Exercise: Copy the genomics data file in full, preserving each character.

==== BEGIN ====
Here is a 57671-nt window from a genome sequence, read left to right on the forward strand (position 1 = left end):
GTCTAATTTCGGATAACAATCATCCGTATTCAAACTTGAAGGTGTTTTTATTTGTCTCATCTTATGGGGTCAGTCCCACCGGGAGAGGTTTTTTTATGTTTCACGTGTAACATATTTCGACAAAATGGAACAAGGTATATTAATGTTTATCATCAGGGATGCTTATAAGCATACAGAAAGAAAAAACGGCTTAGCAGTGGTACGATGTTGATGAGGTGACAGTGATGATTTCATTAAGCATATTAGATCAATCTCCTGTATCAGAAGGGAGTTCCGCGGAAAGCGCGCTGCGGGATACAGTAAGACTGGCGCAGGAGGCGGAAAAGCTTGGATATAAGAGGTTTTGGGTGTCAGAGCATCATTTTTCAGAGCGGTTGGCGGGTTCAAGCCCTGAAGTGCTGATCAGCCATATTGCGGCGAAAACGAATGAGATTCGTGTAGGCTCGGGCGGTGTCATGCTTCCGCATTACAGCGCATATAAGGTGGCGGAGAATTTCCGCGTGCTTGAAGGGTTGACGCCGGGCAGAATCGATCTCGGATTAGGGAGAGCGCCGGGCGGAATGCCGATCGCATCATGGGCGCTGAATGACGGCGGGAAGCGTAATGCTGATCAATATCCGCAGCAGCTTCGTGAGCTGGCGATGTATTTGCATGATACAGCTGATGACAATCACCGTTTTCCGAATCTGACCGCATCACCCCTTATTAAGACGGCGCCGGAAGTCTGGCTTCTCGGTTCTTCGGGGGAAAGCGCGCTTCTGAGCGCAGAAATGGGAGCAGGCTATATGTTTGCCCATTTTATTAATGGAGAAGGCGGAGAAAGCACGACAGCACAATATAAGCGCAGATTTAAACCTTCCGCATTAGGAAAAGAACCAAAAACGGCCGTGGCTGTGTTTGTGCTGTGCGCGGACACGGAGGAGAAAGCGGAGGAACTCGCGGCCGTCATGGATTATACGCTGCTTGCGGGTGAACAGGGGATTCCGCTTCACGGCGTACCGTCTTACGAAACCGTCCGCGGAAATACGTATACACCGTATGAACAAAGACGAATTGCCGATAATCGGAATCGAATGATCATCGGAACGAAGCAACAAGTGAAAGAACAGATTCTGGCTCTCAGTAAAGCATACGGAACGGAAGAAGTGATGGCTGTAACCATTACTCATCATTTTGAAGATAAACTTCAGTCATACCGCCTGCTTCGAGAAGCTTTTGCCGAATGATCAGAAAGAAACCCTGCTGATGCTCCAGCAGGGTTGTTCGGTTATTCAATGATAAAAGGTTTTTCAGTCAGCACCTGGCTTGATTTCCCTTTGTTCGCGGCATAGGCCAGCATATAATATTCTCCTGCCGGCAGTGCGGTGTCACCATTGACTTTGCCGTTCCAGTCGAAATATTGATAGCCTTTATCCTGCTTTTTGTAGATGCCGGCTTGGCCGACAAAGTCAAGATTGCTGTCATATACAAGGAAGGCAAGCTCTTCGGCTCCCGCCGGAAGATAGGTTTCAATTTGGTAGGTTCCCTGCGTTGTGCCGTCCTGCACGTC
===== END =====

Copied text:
Here is a 57671-nt window from a genome sequence, read left to right on the forward strand (position 1 = left end):
GTCTAATTTCGGATAACAATCATCCGTATTCAAACTTGAAGGTGTTTTTATTTGTCTCATCTTATGGGGTCAGTCCCACCGGGAGAGGTTTTTTTATGTTTCACGTGTAACATATTTCGACAAAATGGAACAAGGTATATTAATGTTTATCATCAGGGATGCTTATAAGCATACAGAAAGAAAAAACGGCTTAGCAGTGGTACGATGTTGATGAGGTGACAGTGATGATTTCATTAAGCATATTAGATCAATCTCCTGTATCAGAAGGGAGTTCCGCGGAAAGCGCGCTGCGGGATACAGTAAGACTGGCGCAGGAGGCGGAAAAGCTTGGATATAAGAGGTTTTGGGTGTCAGAGCATCATTTTTCAGAGCGGTTGGCGGGTTCAAGCCCTGAAGTGCTGATCAGCCATATTGCGGCGAAAACGAATGAGATTCGTGTAGGCTCGGGCGGTGTCATGCTTCCGCATTACAGCGCATATAAGGTGGCGGAGAATTTCCGCGTGCTTGAAGGGTTGACGCCGGGCAGAATCGATCTCGGATTAGGGAGAGCGCCGGGCGGAATGCCGATCGCATCATGGGCGCTGAATGACGGCGGGAAGCGTAATGCTGATCAATATCCGCAGCAGCTTCGTGAGCTGGCGATGTATTTGCATGATACAGCTGATGACAATCACCGTTTTCCGAATCTGACCGCATCACCCCTTATTAAGACGGCGCCGGAAGTCTGGCTTCTCGGTTCTTCGGGGGAAAGCGCGCTTCTGAGCGCAGAAATGGGAGCAGGCTATATGTTTGCCCATTTTATTAATGGAGAAGGCGGAGAAAGCACGACAGCACAATATAAGCGCAGATTTAAACCTTCCGCATTAGGAAAAGAACCAAAAACGGCCGTGGCTGTGTTTGTGCTGTGCGCGGACACGGAGGAGAAAGCGGAGGAACTCGCGGCCGTCATGGATTATACGCTGCTTGCGGGTGAACAGGGGATTCCGCTTCACGGCGTACCGTCTTACGAAACCGTCCGCGGAAATACGTATACACCGTATGAACAAAGACGAATTGCCGATAATCGGAATCGAATGATCATCGGAACGAAGCAACAAGTGAAAGAACAGATTCTGGCTCTCAGTAAAGCATACGGAACGGAAGAAGTGATGGCTGTAACCATTACTCATCATTTTGAAGATAAACTTCAGTCATACCGCCTGCTTCGAGAAGCTTTTGCCGAATGATCAGAAAGAAACCCTGCTGATGCTCCAGCAGGGTTGTTCGGTTATTCAATGATAAAAGGTTTTTCAGTCAGCACCTGGCTTGATTTCCCTTTGTTCGCGGCATAGGCCAGCATATAATATTCTCCTGCCGGCAGTGCGGTGTCACCATTGACTTTGCCGTTCCAGTCGAAATATTGATAGCCTTTATCCTGCTTTTTGTAGATGCCGGCTTGGCCGACAAAGTCAAGATTGCTGTCATATACAAGGAAGGCAAGCTCTTCGGCTCCCGCCGGAAGATAGGTTTCAATTTGGTAGGTTCCCTGCGTTGTGCCGTCCTGCACGTC